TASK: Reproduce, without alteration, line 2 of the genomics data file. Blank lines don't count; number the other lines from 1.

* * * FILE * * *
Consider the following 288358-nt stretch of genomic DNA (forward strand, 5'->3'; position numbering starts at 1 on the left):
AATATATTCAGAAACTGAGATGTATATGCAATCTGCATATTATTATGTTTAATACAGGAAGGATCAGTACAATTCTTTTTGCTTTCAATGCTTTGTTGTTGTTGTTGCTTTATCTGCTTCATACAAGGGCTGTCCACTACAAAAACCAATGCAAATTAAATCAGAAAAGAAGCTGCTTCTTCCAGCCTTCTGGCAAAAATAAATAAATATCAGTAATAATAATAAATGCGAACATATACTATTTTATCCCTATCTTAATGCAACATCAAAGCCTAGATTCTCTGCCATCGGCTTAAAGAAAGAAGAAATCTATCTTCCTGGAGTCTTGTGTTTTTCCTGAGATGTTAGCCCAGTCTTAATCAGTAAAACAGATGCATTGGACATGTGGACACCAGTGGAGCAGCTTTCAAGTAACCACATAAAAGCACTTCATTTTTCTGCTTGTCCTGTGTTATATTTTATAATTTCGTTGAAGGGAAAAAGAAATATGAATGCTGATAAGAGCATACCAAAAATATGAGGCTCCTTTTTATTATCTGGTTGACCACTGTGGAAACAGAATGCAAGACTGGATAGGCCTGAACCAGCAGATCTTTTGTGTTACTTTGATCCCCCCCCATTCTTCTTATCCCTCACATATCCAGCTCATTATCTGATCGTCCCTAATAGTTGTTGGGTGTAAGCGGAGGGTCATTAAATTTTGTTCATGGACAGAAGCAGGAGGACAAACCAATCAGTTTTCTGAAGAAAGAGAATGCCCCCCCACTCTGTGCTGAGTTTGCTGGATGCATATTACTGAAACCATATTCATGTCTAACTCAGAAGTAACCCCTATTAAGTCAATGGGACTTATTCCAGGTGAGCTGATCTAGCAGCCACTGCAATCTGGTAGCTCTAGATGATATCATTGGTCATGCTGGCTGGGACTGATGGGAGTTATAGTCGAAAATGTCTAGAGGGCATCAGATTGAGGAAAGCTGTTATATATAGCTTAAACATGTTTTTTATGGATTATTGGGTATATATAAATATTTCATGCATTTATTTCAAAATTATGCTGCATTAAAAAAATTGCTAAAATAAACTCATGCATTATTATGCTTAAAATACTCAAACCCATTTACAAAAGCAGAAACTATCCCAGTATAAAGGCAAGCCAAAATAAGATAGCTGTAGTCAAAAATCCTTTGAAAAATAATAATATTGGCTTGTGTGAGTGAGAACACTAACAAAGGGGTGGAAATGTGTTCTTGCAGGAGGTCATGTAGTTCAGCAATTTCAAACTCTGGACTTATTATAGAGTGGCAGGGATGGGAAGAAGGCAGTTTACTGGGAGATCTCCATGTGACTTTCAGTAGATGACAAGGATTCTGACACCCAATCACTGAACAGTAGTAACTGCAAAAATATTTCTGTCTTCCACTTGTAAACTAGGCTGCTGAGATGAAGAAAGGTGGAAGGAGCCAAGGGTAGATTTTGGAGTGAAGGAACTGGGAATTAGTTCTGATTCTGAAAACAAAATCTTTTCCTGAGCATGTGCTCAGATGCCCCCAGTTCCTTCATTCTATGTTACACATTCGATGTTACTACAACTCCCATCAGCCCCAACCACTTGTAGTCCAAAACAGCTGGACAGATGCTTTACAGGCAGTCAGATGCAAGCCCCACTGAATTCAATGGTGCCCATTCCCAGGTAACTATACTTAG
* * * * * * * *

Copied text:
AATATATTCAGAAACTGAGATGTATATGCAATCTGCATATTATTATGTTTAATACAGGAAGGATCAGTACAATTCTTTTTGCTTTCAATGCTTTGTTGTTGTTGTTGCTTTATCTGCTTCATACAAGGGCTGTCCACTACAAAAACCAATGCAAATTAAATCAGAAAAGAAGCTGCTTCTTCCAGCCTTCTGGCAAAAATAAATAAATATCAGTAATAATAATAAATGCGAACATATACTATTTTATCCCTATCTTAATGCAACATCAAAGCCTAGATTCTCTGCCATCGGCTTAAAGAAAGAAGAAATCTATCTTCCTGGAGTCTTGTGTTTTTCCTGAGATGTTAGCCCAGTCTTAATCAGTAAAACAGATGCATTGGACATGTGGACACCAGTGGAGCAGCTTTCAAGTAACCACATAAAAGCACTTCATTTTTCTGCTTGTCCTGTGTTATATTTTATAATTTCGTTGAAGGGAAAAAGAAATATGAATGCTGATAAGAGCATACCAAAAATATGAGGCTCCTTTTTATTATCTGGTTGACCACTGTGGAAACAGAATGCAAGACTGGATAGGCCTGAACCAGCAGATCTTTTGTGTTACTTTGATCCCCCCCCATTCTTCTTATCCCTCACATATCCAGCTCATTATCTGATCGTCCCTAATAGTTGTTGGGTGTAAGCGGAGGGTCATTAAATTTTGTTCATGGACAGAAGCAGGAGGACAAACCAATCAGTTTTCTGAAGAAAGAGAATGCCCCCCCACTCTGTGCTGAGTTTGCTGGATGCATATTACTGAAACCATATTCATGTCTAACTCAGAAGTAACCCCTATTAAGTCAATGGGACTTATTCCAGGTGAGCTGATCTAGCAGCCACTGCAATCTGGTAGCTCTAGATGATATCATTGGTCATGCTGGCTGGGACTGATGGGAGTTATAGTCGAAAATGTCTAGAGGGCATCAGATTGAGGAAAGCTGTTATATATAGCTTAAACATGTTTTTTATGGATTATTGGGTATATATAAATATTTCATGCATTTATTTCAAAATTATGCTGCATTAAAAAAATTGCTAAAATAAACTCATGCATTATTATGCTTAAAATACTCAAACCCATTTACAAAAGCAGAAACTATCCCAGTATAAAGGCAAGCCAAAATAAGATAGCTGTAGTCAAAAATCCTTTGAAAAATAATAATATTGGCTTGTGTGAGTGAGAACACTAACAAAGGGGTGGAAATGTGTTCTTGCAGGAGGTCATGTAGTTCAGCAATTTCAAACTCTGGACTTATTATAGAGTGGCAGGGATGGGAAGAAGGCAGTTTACTGGGAGATCTCCATGTGACTTTCAGTAGATGACAAGGATTCTGACACCCAATCACTGAACAGTAGTAACTGCAAAAATATTTCTGTCTTCCACTTGTAAACTAGGCTGCTGAGATGAAGAAAGGTGGAAGGAGCCAAGGGTAGATTTTGGAGTGAAGGAACTGGGAATTAGTTCTGATTCTGAAAACAAAATCTTTTCCTGAGCATGTGCTCAGATGCCCCCAGTTCCTTCATTCTATGTTACACATTCGATGTTACTACAACTCCCATCAGCCCCAACCACTTGTAGTCCAAAACAGCTGGACAGATGCTTTACAGGCAGTCAGATGCAAGCCCCACTGAATTCAATGGTGCCCATTCCCAGGTAACTATACTTAG